Just about everybody agrees that credit rating agencies played a part in the meltdown by making a habit of giving top-notch ratings to lousy investments. That criticism has come from a curious corner lately: the big financial firms. As a spokesman from Goldman Sachs told Bloomberg earlier this week, “Goldman Sachs and others relied upon the rating agencies to supply independent analysis and ratings.”

It’s an interesting argument, because Goldman and other firms often seemed to have pressured the agencies to give good ratings. E-mails released last week by the Senate investigations subcommittee give a glimpse of the back-and-forth (PDF).

"I am getting serious pushback from Goldman on a deal that they want to go to market with today," wrote one Moody's employee in an internal e-mail message in April 2006.

The Senate subcommittee found that rating decisions were often subject to concerns about losing market share to competitors. The agencies are, after all, paid by the firms whose products they rate.

Standard & Poor's certainly felt the pressure. One employee even tried to push back:

"The right thing to do is to educate all the issuers and bankers and make it clear that these are the criteria and that they are not-negotiable," wrote one S&P employee in June 2005. "Screwing with criteria to ‘get the deal' is putting the entire S&P franchise at risk -- it's a bad idea."

Jim Cox, a professor of securities law at Duke University, told me it's disingenuous for banks to pin the blame on the rating agencies, when they knew those ratings were compromised.

"They knew full well that those credit ratings were without meaning," said Cox. "They were paying for them. They knew the credit rating agencies were not conducting any form of due diligence."

But that's not a defense of the rating agencies, either, which often caved to the pressure while increasing risk to the financial system. From one S&P internal e-mail in December 2006:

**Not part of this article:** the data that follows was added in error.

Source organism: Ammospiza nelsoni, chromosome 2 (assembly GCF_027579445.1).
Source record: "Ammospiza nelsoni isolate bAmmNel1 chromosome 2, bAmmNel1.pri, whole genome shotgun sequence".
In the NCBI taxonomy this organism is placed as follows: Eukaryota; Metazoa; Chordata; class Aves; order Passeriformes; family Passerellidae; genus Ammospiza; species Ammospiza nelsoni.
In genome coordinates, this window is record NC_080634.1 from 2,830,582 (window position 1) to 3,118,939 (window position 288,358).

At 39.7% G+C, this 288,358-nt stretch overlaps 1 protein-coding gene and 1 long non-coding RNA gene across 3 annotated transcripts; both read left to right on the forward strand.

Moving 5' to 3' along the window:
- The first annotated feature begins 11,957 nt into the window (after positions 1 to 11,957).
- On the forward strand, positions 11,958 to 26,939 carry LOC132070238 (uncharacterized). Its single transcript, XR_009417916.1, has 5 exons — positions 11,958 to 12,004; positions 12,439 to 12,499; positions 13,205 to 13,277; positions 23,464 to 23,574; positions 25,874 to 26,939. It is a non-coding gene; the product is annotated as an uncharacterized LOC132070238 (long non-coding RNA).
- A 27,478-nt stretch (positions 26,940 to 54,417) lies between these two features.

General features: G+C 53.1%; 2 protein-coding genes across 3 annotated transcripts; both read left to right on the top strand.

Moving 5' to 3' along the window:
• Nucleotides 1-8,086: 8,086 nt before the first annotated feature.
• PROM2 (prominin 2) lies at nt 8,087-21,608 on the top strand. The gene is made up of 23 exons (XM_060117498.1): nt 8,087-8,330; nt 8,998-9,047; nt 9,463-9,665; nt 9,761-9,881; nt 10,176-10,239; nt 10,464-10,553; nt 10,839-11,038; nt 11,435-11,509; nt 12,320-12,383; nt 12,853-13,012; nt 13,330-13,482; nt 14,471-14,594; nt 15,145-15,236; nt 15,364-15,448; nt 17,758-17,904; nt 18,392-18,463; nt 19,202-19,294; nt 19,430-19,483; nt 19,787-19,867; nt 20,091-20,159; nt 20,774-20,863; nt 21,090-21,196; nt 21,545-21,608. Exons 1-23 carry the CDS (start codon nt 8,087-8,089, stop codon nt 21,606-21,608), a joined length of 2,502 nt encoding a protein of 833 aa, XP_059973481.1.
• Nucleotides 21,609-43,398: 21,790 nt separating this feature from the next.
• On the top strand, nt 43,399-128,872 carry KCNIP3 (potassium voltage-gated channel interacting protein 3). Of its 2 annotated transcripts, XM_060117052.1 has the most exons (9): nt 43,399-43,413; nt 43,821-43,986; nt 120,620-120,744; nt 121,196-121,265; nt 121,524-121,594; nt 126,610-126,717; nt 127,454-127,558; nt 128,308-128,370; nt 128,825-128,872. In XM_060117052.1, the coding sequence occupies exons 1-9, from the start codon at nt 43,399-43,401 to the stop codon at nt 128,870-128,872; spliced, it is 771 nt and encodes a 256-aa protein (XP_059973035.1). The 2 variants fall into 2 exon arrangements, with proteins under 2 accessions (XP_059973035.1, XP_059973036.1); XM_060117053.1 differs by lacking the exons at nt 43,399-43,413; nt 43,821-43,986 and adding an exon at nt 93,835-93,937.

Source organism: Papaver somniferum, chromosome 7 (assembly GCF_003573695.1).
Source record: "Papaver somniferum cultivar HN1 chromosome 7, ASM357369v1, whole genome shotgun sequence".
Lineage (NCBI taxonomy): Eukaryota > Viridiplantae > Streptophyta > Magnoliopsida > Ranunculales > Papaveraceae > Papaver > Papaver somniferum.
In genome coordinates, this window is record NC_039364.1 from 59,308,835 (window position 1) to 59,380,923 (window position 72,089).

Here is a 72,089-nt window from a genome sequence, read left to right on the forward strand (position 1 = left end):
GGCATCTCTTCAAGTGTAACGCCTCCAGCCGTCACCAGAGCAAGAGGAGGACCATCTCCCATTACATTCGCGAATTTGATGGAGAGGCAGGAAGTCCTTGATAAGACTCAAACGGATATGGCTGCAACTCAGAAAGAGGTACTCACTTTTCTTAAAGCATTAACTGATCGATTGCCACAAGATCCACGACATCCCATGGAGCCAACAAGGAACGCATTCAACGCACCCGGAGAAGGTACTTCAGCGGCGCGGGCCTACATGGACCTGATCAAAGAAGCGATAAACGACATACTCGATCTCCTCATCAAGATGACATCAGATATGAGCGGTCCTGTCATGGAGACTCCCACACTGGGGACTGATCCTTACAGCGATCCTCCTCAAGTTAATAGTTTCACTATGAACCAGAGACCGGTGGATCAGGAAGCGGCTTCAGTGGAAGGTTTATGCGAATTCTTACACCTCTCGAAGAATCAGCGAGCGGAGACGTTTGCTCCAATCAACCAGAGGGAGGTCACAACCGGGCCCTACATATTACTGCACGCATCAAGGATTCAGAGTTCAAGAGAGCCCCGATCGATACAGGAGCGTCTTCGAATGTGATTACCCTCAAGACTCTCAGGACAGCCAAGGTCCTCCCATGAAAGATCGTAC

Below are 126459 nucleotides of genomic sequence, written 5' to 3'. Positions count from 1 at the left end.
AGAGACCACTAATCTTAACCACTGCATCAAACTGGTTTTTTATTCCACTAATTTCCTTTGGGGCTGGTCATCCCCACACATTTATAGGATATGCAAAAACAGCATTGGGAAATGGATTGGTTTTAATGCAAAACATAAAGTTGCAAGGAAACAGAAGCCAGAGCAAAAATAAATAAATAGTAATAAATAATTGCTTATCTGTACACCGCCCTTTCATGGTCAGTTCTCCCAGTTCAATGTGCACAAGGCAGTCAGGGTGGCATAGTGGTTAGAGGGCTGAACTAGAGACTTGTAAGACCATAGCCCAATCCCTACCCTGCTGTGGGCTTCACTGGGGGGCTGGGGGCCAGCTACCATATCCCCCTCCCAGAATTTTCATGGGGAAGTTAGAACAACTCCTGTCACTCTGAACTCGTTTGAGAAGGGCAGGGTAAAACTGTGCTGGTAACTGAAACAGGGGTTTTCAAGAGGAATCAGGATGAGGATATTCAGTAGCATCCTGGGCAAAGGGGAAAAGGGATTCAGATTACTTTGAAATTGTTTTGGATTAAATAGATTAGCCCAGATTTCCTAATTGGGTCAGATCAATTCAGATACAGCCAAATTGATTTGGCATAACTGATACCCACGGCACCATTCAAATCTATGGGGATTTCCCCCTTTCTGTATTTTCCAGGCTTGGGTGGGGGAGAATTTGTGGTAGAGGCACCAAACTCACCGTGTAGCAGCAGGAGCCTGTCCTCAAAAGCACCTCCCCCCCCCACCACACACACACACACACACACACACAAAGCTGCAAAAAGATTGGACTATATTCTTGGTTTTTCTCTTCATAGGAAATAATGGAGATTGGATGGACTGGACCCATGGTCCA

"Rating agencies continue to create and [sic] even bigger monster -- the CDO market," one employee wrote. "Let’s hope we are all wealthy and retired by the time this house of cards falters. :0)"

In prepared testimony before the subcommittee, the CEO of Moody's, Raymond McDaniel, said the company is "certainly not satisfied with the performance of our ratings during the unprecedented market downturn of the past two years." He said that "neither we -- nor most other market participants, observers or regulators -- fully anticipated the severity or speed of deterioration that occurred in the U.S. housing market."

An S&P spokesperson told Reuters that the firm has "learned some important lessons" from the crisis and has made changes "to increase the transparency, governance and quality of our ratings."

Financial reform bills in both the House and the Senate would have rating agencies register with the Securities and Exchange Commission. The SEC is currently prohibited from overseeing them. Sen. Christopher Dodd's bill would create a new office within the SEC for this purpose. The bills would also allow investors to sue rating agencies for failure to properly analyze investments.

Neither the House nor the Senate bills, however, change the fact that credit rating agencies will continue to be paid by the firms whose products they rate. To that end, some, like The Washington Post’s Ezra Klein, have even suggested making the agencies public.